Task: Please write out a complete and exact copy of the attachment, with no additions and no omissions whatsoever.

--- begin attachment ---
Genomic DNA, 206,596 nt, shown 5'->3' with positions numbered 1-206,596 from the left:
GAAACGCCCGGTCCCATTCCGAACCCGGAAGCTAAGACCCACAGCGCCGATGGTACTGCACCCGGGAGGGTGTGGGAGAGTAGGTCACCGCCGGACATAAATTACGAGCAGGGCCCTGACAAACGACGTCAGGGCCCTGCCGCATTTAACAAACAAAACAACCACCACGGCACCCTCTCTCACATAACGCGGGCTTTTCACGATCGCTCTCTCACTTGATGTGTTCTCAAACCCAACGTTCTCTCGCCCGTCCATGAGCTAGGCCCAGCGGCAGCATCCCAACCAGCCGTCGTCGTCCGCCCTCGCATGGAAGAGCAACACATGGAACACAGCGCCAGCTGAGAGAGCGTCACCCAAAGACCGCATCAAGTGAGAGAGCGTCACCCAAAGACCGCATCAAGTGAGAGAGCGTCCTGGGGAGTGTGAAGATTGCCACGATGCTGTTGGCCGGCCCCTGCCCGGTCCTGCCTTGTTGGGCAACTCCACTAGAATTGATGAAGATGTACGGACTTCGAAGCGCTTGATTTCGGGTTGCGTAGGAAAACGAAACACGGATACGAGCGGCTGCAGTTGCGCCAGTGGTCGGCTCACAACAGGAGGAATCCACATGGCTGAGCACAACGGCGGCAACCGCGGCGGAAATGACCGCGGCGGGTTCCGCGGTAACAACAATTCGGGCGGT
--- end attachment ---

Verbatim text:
Genomic DNA, 206,596 nt, shown 5'->3' with positions numbered 1-206,596 from the left:
GAAACGCCCGGTCCCATTCCGAACCCGGAAGCTAAGACCCACAGCGCCGATGGTACTGCACCCGGGAGGGTGTGGGAGAGTAGGTCACCGCCGGACATAAATTACGAGCAGGGCCCTGACAAACGACGTCAGGGCCCTGCCGCATTTAACAAACAAAACAACCACCACGGCACCCTCTCTCACATAACGCGGGCTTTTCACGATCGCTCTCTCACTTGATGTGTTCTCAAACCCAACGTTCTCTCGCCCGTCCATGAGCTAGGCCCAGCGGCAGCATCCCAACCAGCCGTCGTCGTCCGCCCTCGCATGGAAGAGCAACACATGGAACACAGCGCCAGCTGAGAGAGCGTCACCCAAAGACCGCATCAAGTGAGAGAGCGTCACCCAAAGACCGCATCAAGTGAGAGAGCGTCCTGGGGAGTGTGAAGATTGCCACGATGCTGTTGGCCGGCCCCTGCCCGGTCCTGCCTTGTTGGGCAACTCCACTAGAATTGATGAAGATGTACGGACTTCGAAGCGCTTGATTTCGGGTTGCGTAGGAAAACGAAACACGGATACGAGCGGCTGCAGTTGCGCCAGTGGTCGGCTCACAACAGGAGGAATCCACATGGCTGAGCACAACGGCGGCAACCGCGGCGGAAATGACCGCGGCGGGTTCCGCGGTAACAACAATTCGGGCGGT